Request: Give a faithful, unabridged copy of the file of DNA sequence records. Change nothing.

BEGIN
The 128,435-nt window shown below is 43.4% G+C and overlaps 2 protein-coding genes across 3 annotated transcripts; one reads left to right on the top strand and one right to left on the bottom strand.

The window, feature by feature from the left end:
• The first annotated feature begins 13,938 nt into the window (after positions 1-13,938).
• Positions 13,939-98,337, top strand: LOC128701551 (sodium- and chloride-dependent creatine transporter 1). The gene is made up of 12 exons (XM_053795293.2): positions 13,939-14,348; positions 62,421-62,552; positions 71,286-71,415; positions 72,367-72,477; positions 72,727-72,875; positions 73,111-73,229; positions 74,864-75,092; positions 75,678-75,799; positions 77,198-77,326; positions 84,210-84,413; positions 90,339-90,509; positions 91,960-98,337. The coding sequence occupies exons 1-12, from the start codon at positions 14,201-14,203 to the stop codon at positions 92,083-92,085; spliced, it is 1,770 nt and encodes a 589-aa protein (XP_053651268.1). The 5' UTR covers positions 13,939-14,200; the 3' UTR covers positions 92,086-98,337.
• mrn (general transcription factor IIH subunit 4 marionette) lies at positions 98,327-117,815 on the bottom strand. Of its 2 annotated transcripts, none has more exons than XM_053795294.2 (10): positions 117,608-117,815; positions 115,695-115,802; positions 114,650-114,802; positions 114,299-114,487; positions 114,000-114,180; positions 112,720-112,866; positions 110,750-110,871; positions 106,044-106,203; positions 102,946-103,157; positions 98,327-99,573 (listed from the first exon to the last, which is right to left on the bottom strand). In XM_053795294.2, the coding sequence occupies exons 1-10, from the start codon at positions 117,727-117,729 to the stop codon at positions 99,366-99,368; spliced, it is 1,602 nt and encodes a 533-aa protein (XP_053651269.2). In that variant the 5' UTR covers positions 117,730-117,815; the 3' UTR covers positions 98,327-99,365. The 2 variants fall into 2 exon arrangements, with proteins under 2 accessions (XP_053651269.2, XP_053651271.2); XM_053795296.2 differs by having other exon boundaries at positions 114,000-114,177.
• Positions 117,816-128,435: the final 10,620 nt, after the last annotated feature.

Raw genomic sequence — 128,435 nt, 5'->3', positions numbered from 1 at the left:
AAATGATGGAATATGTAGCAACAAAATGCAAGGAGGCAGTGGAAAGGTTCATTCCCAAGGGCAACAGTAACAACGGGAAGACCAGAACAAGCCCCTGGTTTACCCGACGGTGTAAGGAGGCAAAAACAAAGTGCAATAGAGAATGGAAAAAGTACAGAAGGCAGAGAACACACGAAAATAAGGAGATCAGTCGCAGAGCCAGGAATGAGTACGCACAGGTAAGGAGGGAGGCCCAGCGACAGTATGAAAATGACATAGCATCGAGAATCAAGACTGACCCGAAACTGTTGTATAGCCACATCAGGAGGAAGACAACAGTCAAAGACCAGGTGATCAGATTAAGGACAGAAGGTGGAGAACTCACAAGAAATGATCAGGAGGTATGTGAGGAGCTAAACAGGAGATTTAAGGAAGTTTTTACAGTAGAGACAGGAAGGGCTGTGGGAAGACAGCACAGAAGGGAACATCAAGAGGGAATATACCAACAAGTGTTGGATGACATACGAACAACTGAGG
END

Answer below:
The 128,435-nt window shown below is 43.4% G+C and overlaps 2 protein-coding genes across 3 annotated transcripts; one reads left to right on the top strand and one right to left on the bottom strand.

The window, feature by feature from the left end:
• The first annotated feature begins 13,938 nt into the window (after positions 1-13,938).
• Positions 13,939-98,337, top strand: LOC128701551 (sodium- and chloride-dependent creatine transporter 1). The gene is made up of 12 exons (XM_053795293.2): positions 13,939-14,348; positions 62,421-62,552; positions 71,286-71,415; positions 72,367-72,477; positions 72,727-72,875; positions 73,111-73,229; positions 74,864-75,092; positions 75,678-75,799; positions 77,198-77,326; positions 84,210-84,413; positions 90,339-90,509; positions 91,960-98,337. The coding sequence occupies exons 1-12, from the start codon at positions 14,201-14,203 to the stop codon at positions 92,083-92,085; spliced, it is 1,770 nt and encodes a 589-aa protein (XP_053651268.1). The 5' UTR covers positions 13,939-14,200; the 3' UTR covers positions 92,086-98,337.
• mrn (general transcription factor IIH subunit 4 marionette) lies at positions 98,327-117,815 on the bottom strand. Of its 2 annotated transcripts, none has more exons than XM_053795294.2 (10): positions 117,608-117,815; positions 115,695-115,802; positions 114,650-114,802; positions 114,299-114,487; positions 114,000-114,180; positions 112,720-112,866; positions 110,750-110,871; positions 106,044-106,203; positions 102,946-103,157; positions 98,327-99,573 (listed from the first exon to the last, which is right to left on the bottom strand). In XM_053795294.2, the coding sequence occupies exons 1-10, from the start codon at positions 117,727-117,729 to the stop codon at positions 99,366-99,368; spliced, it is 1,602 nt and encodes a 533-aa protein (XP_053651269.2). In that variant the 5' UTR covers positions 117,730-117,815; the 3' UTR covers positions 98,327-99,365. The 2 variants fall into 2 exon arrangements, with proteins under 2 accessions (XP_053651269.2, XP_053651271.2); XM_053795296.2 differs by having other exon boundaries at positions 114,000-114,177.
• Positions 117,816-128,435: the final 10,620 nt, after the last annotated feature.

Raw genomic sequence — 128,435 nt, 5'->3', positions numbered from 1 at the left:
AAATGATGGAATATGTAGCAACAAAATGCAAGGAGGCAGTGGAAAGGTTCATTCCCAAGGGCAACAGTAACAACGGGAAGACCAGAACAAGCCCCTGGTTTACCCGACGGTGTAAGGAGGCAAAAACAAAGTGCAATAGAGAATGGAAAAAGTACAGAAGGCAGAGAACACACGAAAATAAGGAGATCAGTCGCAGAGCCAGGAATGAGTACGCACAGGTAAGGAGGGAGGCCCAGCGACAGTATGAAAATGACATAGCATCGAGAATCAAGACTGACCCGAAACTGTTGTATAGCCACATCAGGAGGAAGACAACAGTCAAAGACCAGGTGATCAGATTAAGGACAGAAGGTGGAGAACTCACAAGAAATGATCAGGAGGTATGTGAGGAGCTAAACAGGAGATTTAAGGAAGTTTTTACAGTAGAGACAGGAAGGGCTGTGGGAAGACAGCACAGAAGGGAACATCAAGAGGGAATATACCAACAAGTGTTGGATGACATACGAACAACTGAGG